eLife ◽  
2021 ◽  
Vol 10 ◽  
Author(s):  
Cathrine Bergh ◽  
Stephanie A Heusser ◽  
Rebecca Howard ◽  
Erik Lindahl

Ligand-gated ion channels conduct currents in response to chemical stimuli, mediating electrochemical signaling in neurons and other excitable cells. For many channels the details of gating remain unclear, partly due to limited structural data and simulation timescales. Here, we used enhanced sampling to simulate the pH-gated channel GLIC, and construct Markov state models (MSMs) of gating. Consistent with new functional recordings we report in oocytes, our analysis revealed differential effects of protonation and mutation on free-energy wells. Clustering of closed- versus open-like states enabled estimation of open probabilities and transition rates, while higher-order clustering affirmed conformational trends in gating. Furthermore, our models uncovered state- and protonation-dependent symmetrization. This demonstrates the applicability of MSMs to map energetic and conformational transitions between ion-channel functional states, and how they reproduce shifts upon activation or mutation, with implications for modeling neuronal function and developing state-selective drugs.


eLife ◽  
2021 ◽  
Vol 10 ◽  
Author(s):  
Milton T Drott

The fungus Aspergillus nidulans produces secondary metabolites during sexual development to protect itself from predators.


eLife ◽  
2021 ◽  
Vol 10 ◽  
Author(s):  
Deepika Sharma ◽  
Yilin Yu ◽  
Leyao Shen ◽  
Guo-Fang Zhang ◽  
Courtney M Karner

Osteoblast differentiation is sequentially characterized by high rates of proliferation followed by increased protein and matrix synthesis, processes that require substantial amino acid acquisition and production. How osteoblasts obtain or maintain intracellular amino acid production is poorly understood. Here we identify SLC1A5 as a critical amino acid transporter during bone development. Using a genetic and metabolomic approach, we show SLC1A5 acts cell autonomously to regulate protein synthesis and osteoblast differentiation. SLC1A5 provides both glutamine and asparagine which are essential for osteoblast differentiation. Mechanistically, glutamine and to a lesser extent asparagine support amino acid biosynthesis. Thus, osteoblasts depend on Slc1a5 to provide glutamine and asparagine, which are subsequently used to produce non-essential amino acids and support osteoblast differentiation and bone development.


eLife ◽  
2021 ◽  
Vol 10 ◽  
Author(s):  
Jennifer C Robinson ◽  
Mark P Brandon

Envisioning the future is intuitively linked to our ability to remember the past. Within the memory system, substantial work has demonstrated the involvement of the prefrontal cortex and the hippocampus in representing the past and present. Recent data shows that both the prefrontal cortex and the hippocampus encode future trajectories, which are segregated in time by alternating cycles of the theta rhythm. Here, we discuss how information is temporally organized by these brain regions supported by the medial septum, nucleus reuniens, and parahippocampal regions. Finally, we highlight a brain circuit that we predict is essential for the temporal segregation of future scenarios.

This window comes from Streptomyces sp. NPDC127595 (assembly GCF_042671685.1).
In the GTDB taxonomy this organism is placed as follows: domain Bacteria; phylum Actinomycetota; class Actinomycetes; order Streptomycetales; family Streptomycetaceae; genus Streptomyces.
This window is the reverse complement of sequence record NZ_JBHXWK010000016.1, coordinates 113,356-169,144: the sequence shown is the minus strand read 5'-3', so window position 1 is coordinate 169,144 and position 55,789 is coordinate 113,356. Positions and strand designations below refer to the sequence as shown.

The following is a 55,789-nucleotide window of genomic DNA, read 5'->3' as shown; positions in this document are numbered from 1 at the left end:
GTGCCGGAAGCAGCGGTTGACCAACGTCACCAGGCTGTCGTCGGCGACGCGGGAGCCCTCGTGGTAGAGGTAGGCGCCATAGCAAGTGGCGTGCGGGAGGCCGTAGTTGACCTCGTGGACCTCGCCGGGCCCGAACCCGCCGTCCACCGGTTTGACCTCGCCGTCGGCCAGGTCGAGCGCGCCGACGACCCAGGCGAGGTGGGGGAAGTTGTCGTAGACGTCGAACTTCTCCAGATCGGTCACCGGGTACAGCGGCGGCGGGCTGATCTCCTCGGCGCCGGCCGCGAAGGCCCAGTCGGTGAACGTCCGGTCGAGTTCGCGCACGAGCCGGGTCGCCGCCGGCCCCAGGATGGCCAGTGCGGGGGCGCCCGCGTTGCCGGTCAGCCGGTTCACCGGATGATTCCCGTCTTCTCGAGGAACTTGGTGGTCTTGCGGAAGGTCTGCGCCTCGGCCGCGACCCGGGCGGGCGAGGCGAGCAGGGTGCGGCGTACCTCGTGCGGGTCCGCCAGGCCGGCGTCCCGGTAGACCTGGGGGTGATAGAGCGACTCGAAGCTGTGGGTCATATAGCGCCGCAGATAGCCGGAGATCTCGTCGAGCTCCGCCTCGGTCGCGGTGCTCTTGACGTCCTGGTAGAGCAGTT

eLife ◽  
2021 ◽  
Vol 10 ◽  
Author(s):  
Raphael Vallat ◽  
Matthew P Walker

The clinical and societal measurement of human sleep has increased exponentially in recent years. However, unlike other fields of medical analysis that have become highly automated, basic and clinical sleep research still relies on human visual scoring. Such human-based evaluations are time-consuming, tedious, and can be prone to subjective bias. Here, we describe a novel algorithm trained and validated on +30,000 hr of polysomnographic sleep recordings across heterogeneous populations around the world. This tool offers high sleep-staging accuracy that matches human scoring accuracy and interscorer agreement no matter the population kind. The software is designed to be especially easy to use, computationally low-demanding, open source, and free. Our hope is that this software facilitates the broad adoption of an industry-standard automated sleep staging software package.


eLife ◽  
2021 ◽  
Vol 10 ◽  
Author(s):  
Auguste Schulz ◽  
Christoph Miehl ◽  
Michael J Berry ◽  
Julijana Gjorgjieva

Animals depend on fast and reliable detection of novel stimuli in their environment. Neurons in multiple sensory areas respond more strongly to novel in comparison to familiar stimuli. Yet, it remains unclear which circuit, cellular, and synaptic mechanisms underlie those responses. Here, we show that spike-timing-dependent plasticity of inhibitory-to-excitatory synapses generates novelty responses in a recurrent spiking network model. Inhibitory plasticity increases the inhibition onto excitatory neurons tuned to familiar stimuli, while inhibition for novel stimuli remains low, leading to a network novelty response. The generation of novelty responses does not depend on the periodicity but rather on the distribution of presented stimuli. By including tuning of inhibitory neurons, the network further captures stimulus-specific adaptation. Finally, we suggest that disinhibition can control the amplification of novelty responses. Therefore, inhibitory plasticity provides a flexible, biologically plausible mechanism to detect the novelty of bottom-up stimuli, enabling us to make experimentally testable predictions.